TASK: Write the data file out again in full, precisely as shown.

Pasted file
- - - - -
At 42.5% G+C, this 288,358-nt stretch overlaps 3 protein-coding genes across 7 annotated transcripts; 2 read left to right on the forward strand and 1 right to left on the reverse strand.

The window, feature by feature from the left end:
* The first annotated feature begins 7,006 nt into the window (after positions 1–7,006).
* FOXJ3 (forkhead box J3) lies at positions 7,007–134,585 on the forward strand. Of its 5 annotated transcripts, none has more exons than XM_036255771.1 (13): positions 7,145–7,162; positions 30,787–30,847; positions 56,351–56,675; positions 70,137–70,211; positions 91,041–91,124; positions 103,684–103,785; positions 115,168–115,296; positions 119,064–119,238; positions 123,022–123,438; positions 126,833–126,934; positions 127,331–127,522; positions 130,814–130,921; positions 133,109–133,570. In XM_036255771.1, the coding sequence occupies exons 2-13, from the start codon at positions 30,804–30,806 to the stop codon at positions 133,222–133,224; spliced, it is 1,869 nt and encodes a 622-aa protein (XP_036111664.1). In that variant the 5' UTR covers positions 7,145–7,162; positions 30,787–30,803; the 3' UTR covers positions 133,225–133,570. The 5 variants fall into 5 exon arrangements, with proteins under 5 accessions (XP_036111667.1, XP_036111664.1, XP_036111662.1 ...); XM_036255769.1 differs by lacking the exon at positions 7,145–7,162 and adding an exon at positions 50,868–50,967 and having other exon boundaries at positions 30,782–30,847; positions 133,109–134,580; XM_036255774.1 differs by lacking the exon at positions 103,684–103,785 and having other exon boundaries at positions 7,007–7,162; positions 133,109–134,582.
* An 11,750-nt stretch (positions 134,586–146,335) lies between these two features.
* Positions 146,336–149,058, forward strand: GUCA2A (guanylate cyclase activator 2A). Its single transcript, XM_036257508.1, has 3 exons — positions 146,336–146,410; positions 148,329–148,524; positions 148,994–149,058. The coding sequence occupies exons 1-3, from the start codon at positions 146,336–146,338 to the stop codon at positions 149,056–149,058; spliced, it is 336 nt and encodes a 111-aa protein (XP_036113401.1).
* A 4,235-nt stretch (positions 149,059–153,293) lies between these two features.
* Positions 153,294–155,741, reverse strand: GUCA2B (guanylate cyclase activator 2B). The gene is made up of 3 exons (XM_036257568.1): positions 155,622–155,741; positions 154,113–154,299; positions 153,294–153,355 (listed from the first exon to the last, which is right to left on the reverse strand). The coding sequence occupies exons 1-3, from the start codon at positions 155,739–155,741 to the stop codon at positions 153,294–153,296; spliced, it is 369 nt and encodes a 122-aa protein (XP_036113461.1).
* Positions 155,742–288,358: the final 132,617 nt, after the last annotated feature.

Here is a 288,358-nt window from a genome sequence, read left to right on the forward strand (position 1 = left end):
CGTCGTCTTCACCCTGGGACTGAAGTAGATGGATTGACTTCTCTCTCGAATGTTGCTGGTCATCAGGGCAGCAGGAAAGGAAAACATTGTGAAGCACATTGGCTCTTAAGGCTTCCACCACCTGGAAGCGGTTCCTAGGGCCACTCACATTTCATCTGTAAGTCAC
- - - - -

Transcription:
At 42.5% G+C, this 288,358-nt stretch overlaps 3 protein-coding genes across 7 annotated transcripts; 2 read left to right on the forward strand and 1 right to left on the reverse strand.

The window, feature by feature from the left end:
* The first annotated feature begins 7,006 nt into the window (after positions 1–7,006).
* FOXJ3 (forkhead box J3) lies at positions 7,007–134,585 on the forward strand. Of its 5 annotated transcripts, none has more exons than XM_036255771.1 (13): positions 7,145–7,162; positions 30,787–30,847; positions 56,351–56,675; positions 70,137–70,211; positions 91,041–91,124; positions 103,684–103,785; positions 115,168–115,296; positions 119,064–119,238; positions 123,022–123,438; positions 126,833–126,934; positions 127,331–127,522; positions 130,814–130,921; positions 133,109–133,570. In XM_036255771.1, the coding sequence occupies exons 2-13, from the start codon at positions 30,804–30,806 to the stop codon at positions 133,222–133,224; spliced, it is 1,869 nt and encodes a 622-aa protein (XP_036111664.1). In that variant the 5' UTR covers positions 7,145–7,162; positions 30,787–30,803; the 3' UTR covers positions 133,225–133,570. The 5 variants fall into 5 exon arrangements, with proteins under 5 accessions (XP_036111667.1, XP_036111664.1, XP_036111662.1 ...); XM_036255769.1 differs by lacking the exon at positions 7,145–7,162 and adding an exon at positions 50,868–50,967 and having other exon boundaries at positions 30,782–30,847; positions 133,109–134,580; XM_036255774.1 differs by lacking the exon at positions 103,684–103,785 and having other exon boundaries at positions 7,007–7,162; positions 133,109–134,582.
* An 11,750-nt stretch (positions 134,586–146,335) lies between these two features.
* Positions 146,336–149,058, forward strand: GUCA2A (guanylate cyclase activator 2A). Its single transcript, XM_036257508.1, has 3 exons — positions 146,336–146,410; positions 148,329–148,524; positions 148,994–149,058. The coding sequence occupies exons 1-3, from the start codon at positions 146,336–146,338 to the stop codon at positions 149,056–149,058; spliced, it is 336 nt and encodes a 111-aa protein (XP_036113401.1).
* A 4,235-nt stretch (positions 149,059–153,293) lies between these two features.
* Positions 153,294–155,741, reverse strand: GUCA2B (guanylate cyclase activator 2B). The gene is made up of 3 exons (XM_036257568.1): positions 155,622–155,741; positions 154,113–154,299; positions 153,294–153,355 (listed from the first exon to the last, which is right to left on the reverse strand). The coding sequence occupies exons 1-3, from the start codon at positions 155,739–155,741 to the stop codon at positions 153,294–153,296; spliced, it is 369 nt and encodes a 122-aa protein (XP_036113461.1).
* Positions 155,742–288,358: the final 132,617 nt, after the last annotated feature.

Here is a 288,358-nt window from a genome sequence, read left to right on the forward strand (position 1 = left end):
CGTCGTCTTCACCCTGGGACTGAAGTAGATGGATTGACTTCTCTCTCGAATGTTGCTGGTCATCAGGGCAGCAGGAAAGGAAAACATTGTGAAGCACATTGGCTCTTAAGGCTTCCACCACCTGGAAGCGGTTCCTAGGGCCACTCACATTTCATCTGTAAGTCAC